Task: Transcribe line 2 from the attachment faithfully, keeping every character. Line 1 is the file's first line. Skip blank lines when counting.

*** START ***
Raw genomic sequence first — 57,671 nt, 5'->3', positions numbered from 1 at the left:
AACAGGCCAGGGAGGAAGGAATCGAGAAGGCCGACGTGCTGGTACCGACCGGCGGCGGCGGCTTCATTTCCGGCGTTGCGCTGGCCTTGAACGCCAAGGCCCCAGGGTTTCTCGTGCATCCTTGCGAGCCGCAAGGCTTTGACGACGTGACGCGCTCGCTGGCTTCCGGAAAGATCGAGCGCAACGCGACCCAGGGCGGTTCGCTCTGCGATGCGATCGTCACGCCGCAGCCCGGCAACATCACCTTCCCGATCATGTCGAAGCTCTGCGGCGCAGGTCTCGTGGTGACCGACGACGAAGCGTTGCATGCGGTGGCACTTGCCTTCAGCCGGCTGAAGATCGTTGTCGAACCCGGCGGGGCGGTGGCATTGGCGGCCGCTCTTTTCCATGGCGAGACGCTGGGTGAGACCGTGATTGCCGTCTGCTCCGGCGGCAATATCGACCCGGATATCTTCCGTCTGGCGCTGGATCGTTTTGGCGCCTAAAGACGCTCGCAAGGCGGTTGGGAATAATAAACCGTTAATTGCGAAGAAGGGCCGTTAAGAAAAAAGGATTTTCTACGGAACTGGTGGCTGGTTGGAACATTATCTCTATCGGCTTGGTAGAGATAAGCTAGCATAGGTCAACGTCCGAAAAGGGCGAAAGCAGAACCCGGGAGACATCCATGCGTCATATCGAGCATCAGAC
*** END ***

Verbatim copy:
AACAGGCCAGGGAGGAAGGAATCGAGAAGGCCGACGTGCTGGTACCGACCGGCGGCGGCGGCTTCATTTCCGGCGTTGCGCTGGCCTTGAACGCCAAGGCCCCAGGGTTTCTCGTGCATCCTTGCGAGCCGCAAGGCTTTGACGACGTGACGCGCTCGCTGGCTTCCGGAAAGATCGAGCGCAACGCGACCCAGGGCGGTTCGCTCTGCGATGCGATCGTCACGCCGCAGCCCGGCAACATCACCTTCCCGATCATGTCGAAGCTCTGCGGCGCAGGTCTCGTGGTGACCGACGACGAAGCGTTGCATGCGGTGGCACTTGCCTTCAGCCGGCTGAAGATCGTTGTCGAACCCGGCGGGGCGGTGGCATTGGCGGCCGCTCTTTTCCATGGCGAGACGCTGGGTGAGACCGTGATTGCCGTCTGCTCCGGCGGCAATATCGACCCGGATATCTTCCGTCTGGCGCTGGATCGTTTTGGCGCCTAAAGACGCTCGCAAGGCGGTTGGGAATAATAAACCGTTAATTGCGAAGAAGGGCCGTTAAGAAAAAAGGATTTTCTACGGAACTGGTGGCTGGTTGGAACATTATCTCTATCGGCTTGGTAGAGATAAGCTAGCATAGGTCAACGTCCGAAAAGGGCGAAAGCAGAACCCGGGAGACATCCATGCGTCATATCGAGCATCAGAC